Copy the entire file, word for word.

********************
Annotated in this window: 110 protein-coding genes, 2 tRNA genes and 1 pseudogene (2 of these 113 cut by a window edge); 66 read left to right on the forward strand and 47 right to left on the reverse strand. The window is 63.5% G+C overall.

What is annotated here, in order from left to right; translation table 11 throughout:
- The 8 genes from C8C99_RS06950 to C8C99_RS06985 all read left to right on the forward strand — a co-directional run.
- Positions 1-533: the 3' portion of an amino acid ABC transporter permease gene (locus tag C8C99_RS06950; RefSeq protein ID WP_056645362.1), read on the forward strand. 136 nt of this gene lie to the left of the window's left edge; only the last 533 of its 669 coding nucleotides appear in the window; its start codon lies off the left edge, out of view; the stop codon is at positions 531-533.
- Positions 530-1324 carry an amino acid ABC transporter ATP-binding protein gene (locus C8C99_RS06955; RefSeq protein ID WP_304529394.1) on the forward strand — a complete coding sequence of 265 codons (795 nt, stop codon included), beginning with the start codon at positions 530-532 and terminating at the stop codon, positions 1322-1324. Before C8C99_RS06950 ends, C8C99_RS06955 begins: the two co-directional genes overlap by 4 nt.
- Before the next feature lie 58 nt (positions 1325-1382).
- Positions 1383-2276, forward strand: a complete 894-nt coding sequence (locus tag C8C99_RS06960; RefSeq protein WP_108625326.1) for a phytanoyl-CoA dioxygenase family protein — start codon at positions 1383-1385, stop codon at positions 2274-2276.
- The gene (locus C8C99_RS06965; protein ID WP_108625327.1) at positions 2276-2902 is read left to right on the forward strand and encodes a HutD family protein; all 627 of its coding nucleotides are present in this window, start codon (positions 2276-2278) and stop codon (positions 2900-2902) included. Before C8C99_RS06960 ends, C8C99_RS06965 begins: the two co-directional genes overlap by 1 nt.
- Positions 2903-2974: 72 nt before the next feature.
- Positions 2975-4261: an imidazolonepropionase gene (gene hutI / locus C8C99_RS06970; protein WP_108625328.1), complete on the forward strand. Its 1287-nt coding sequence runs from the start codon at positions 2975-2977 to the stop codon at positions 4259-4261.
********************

Annotated in this window: 110 protein-coding genes, 2 tRNA genes and 1 pseudogene (2 of these 113 cut by a window edge); 66 read left to right on the forward strand and 47 right to left on the reverse strand. The window is 63.5% G+C overall.

What is annotated here, in order from left to right; translation table 11 throughout:
- The 8 genes from C8C99_RS06950 to C8C99_RS06985 all read left to right on the forward strand — a co-directional run.
- Positions 1-533: the 3' portion of an amino acid ABC transporter permease gene (locus tag C8C99_RS06950; RefSeq protein ID WP_056645362.1), read on the forward strand. 136 nt of this gene lie to the left of the window's left edge; only the last 533 of its 669 coding nucleotides appear in the window; its start codon lies off the left edge, out of view; the stop codon is at positions 531-533.
- Positions 530-1324 carry an amino acid ABC transporter ATP-binding protein gene (locus C8C99_RS06955; RefSeq protein ID WP_304529394.1) on the forward strand — a complete coding sequence of 265 codons (795 nt, stop codon included), beginning with the start codon at positions 530-532 and terminating at the stop codon, positions 1322-1324. Before C8C99_RS06950 ends, C8C99_RS06955 begins: the two co-directional genes overlap by 4 nt.
- Before the next feature lie 58 nt (positions 1325-1382).
- Positions 1383-2276, forward strand: a complete 894-nt coding sequence (locus tag C8C99_RS06960; RefSeq protein WP_108625326.1) for a phytanoyl-CoA dioxygenase family protein — start codon at positions 1383-1385, stop codon at positions 2274-2276.
- The gene (locus C8C99_RS06965; protein ID WP_108625327.1) at positions 2276-2902 is read left to right on the forward strand and encodes a HutD family protein; all 627 of its coding nucleotides are present in this window, start codon (positions 2276-2278) and stop codon (positions 2900-2902) included. Before C8C99_RS06960 ends, C8C99_RS06965 begins: the two co-directional genes overlap by 1 nt.
- Positions 2903-2974: 72 nt before the next feature.
- Positions 2975-4261: an imidazolonepropionase gene (gene hutI / locus C8C99_RS06970; protein WP_108625328.1), complete on the forward strand. Its 1287-nt coding sequence runs from the start codon at positions 2975-2977 to the stop codon at positions 4259-4261.